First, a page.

Cat’s eyes do have their interesting uses, energies and history though. In the Victorian era, these opercula were very popular as cabochons for jewelry and were believed to ward off the “evil eye”, a concept known and believed in by almost half the world’s cultures, at least. The evil eye is a curse cast by a malevolent glare, unbeknownst to the recipient. Some of the most common charms to ward it off have been in the shape of an eye. The eye-resembling operculum was logically oriented and used in jewelry settings in the same way it was in the shell – with the dark, glossy, convex side, the watchful eye, facing out.
Now people set and wear it backwards (there’s a telling analogy for you), with the flat, spiraled side facing out. The white side with the spiral is pretty, but this negates the idea of wearing it as a protective talisman against the evil eye in the same way that the mollusk used it as a physical protector. That seems to me rather like putting the moat inside the castle.
Someone in recent years, probably to simply sell more since more people these days probably find the spiral side more attractive than the dark, rounded side (I personally do not), decided to flip it over and equate it with the “Third Eye” instead, a religious/spiritual concept most usually linked to Hindu, and furthermore with the now popular and highly marketable Shiva, who had a particularly powerful third eye.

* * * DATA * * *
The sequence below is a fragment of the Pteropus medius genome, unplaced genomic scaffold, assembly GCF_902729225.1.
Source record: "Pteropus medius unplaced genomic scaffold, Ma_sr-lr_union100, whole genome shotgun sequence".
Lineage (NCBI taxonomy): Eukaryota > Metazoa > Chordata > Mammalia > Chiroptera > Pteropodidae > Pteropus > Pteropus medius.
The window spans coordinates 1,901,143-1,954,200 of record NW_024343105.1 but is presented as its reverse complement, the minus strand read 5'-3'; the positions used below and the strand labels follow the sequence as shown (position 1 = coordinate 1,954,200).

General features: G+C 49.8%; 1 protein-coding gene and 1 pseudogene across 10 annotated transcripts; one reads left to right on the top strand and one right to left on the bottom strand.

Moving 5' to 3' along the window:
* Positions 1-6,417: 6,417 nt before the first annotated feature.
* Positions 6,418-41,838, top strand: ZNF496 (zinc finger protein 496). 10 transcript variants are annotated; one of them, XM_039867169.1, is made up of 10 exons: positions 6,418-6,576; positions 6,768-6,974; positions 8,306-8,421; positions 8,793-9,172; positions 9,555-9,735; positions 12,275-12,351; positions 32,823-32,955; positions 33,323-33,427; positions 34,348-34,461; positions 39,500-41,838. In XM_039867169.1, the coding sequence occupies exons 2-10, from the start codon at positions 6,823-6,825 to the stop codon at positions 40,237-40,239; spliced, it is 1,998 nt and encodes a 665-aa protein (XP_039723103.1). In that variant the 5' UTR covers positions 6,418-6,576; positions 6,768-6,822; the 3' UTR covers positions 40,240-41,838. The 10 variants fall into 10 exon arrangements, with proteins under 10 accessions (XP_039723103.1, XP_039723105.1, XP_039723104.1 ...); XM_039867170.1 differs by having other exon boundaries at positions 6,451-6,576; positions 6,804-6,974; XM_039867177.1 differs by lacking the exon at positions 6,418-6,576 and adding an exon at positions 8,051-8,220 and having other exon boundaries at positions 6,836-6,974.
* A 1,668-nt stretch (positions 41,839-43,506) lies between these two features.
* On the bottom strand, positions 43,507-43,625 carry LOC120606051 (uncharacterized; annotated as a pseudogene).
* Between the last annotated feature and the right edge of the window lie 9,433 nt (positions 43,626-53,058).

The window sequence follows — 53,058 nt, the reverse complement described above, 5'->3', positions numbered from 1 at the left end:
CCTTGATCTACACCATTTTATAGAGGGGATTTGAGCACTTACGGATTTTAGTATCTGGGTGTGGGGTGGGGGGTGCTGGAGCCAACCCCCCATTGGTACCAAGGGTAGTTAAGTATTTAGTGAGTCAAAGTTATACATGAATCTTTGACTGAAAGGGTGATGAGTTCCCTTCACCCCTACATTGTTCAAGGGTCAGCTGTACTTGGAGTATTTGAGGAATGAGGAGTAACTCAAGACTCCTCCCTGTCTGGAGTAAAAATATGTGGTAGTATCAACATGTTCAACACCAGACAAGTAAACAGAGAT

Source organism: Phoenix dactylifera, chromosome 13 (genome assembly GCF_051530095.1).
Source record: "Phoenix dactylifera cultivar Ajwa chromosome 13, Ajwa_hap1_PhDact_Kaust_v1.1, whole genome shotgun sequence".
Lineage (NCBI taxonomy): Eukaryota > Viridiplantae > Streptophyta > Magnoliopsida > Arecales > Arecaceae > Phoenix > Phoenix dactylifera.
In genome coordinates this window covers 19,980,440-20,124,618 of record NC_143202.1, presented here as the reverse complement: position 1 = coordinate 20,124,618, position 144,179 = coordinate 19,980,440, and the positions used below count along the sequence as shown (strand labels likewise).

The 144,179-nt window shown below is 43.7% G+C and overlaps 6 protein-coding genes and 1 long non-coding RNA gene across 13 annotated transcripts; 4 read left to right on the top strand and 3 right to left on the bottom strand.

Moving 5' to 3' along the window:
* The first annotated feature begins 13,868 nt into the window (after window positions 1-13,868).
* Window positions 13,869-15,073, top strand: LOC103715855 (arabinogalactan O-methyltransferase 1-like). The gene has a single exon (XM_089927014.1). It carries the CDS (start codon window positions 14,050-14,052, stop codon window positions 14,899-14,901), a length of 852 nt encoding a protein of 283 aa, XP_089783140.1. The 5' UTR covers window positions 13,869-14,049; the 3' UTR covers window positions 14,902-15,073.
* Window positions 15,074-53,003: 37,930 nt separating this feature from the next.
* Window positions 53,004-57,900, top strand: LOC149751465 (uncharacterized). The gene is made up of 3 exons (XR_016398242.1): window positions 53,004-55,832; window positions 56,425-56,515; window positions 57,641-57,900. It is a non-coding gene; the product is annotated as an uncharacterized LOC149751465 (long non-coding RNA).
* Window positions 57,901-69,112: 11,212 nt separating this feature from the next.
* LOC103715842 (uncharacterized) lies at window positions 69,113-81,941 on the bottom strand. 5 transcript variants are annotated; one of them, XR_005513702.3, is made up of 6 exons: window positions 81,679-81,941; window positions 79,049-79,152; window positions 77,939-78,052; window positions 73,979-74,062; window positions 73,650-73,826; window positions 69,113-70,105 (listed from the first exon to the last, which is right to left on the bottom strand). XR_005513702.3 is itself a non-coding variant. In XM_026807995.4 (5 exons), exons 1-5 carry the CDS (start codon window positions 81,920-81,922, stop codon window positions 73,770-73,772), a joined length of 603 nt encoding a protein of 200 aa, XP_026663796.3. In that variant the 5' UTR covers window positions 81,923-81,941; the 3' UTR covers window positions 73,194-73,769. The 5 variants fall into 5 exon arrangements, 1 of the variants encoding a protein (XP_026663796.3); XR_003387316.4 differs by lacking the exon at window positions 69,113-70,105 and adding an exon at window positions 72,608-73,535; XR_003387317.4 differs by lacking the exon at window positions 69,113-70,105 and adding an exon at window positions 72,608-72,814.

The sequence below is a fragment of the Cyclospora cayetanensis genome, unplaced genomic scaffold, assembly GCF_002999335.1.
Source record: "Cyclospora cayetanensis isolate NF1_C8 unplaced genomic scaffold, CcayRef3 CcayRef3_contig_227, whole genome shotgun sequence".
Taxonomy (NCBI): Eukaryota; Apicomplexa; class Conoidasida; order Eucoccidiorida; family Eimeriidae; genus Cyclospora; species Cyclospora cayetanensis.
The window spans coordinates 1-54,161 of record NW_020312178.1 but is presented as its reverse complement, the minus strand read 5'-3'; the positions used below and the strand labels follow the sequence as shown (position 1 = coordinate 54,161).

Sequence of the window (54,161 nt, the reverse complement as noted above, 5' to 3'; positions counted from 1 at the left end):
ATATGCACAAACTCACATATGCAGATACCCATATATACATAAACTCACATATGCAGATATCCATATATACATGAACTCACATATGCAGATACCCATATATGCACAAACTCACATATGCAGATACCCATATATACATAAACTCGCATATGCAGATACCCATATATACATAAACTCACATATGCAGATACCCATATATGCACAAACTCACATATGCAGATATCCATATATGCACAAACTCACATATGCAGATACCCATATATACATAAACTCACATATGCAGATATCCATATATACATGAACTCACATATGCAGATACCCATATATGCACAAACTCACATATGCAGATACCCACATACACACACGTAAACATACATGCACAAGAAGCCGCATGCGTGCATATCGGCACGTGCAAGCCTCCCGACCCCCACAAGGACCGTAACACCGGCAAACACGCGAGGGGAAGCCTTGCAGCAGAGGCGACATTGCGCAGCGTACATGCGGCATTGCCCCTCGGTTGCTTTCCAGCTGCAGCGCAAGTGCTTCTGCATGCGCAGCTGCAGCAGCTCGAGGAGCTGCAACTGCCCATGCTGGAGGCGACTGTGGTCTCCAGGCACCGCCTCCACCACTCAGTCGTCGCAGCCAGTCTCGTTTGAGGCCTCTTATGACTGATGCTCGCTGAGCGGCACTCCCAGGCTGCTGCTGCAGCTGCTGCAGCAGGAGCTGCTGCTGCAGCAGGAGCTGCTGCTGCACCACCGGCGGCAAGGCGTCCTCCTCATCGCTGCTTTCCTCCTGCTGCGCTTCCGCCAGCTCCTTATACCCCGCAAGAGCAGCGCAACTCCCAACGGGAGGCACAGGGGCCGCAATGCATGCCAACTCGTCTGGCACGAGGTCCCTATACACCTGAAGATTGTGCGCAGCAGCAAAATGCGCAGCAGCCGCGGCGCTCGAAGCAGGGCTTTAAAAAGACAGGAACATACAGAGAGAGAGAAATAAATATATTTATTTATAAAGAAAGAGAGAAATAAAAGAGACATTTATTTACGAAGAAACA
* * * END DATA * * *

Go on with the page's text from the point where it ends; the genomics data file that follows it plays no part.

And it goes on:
Ever since the late 19th century, thanks to globetrotting theosophists like Charles Leadbeater and Helena Blavatsky, Hindu and other far eastern philosophies and spirituality have become exceedingly popular (and exceedingly misrepresented) in the west among certain “new agers” and “hippie types”, etc. That particular popularity has been, as we see with the so-called “Shiva stone”, exploited and cashed in on ever since.
Many liberties with interpretation, application and even original content have been taken by westerners who cherry-pick and reinvent certain aspects of popular alternative religions like Hinduism and Buddhism. For example, the rainbow color system of the chakras is not at all traditional but was invented in the 1970s by British new age author Christopher Hills, but it is now widely accepted and understood in mainstream western culture and new age spirituality as an original part of that system.
Such beliefs have simply become trendy, and I see this as a massive folly which usually leads to and encourages problems like spreading misinformation, toxic positivity, spiritual bypassing, cultural and spiritual appropriation and (more importantly and problematically) misappropriation, not to mention muddled, phony energies and intentions, showy affectations, and simple ignorance which stunts one’s spiritual growth rather than assist it.
So, if you want to use a cat’s eye operculum (at least for anything other than pure aesthetic, as you may well prefer the look of the spiral side) I recommend doing so in the Victorian configuration, which I was disappointed not to find at the gem show. I think these days it is particularly appropriate to reclaim and use the operculum as protection not only against the evil eye, but against falsehood, misinformation, pseudo-spirituality and general bullshit, particularly that which exists only to make sales. This is the energy and message that I personally now attach to the dark, lovely, ever watchful and protective cat’s eye operculum.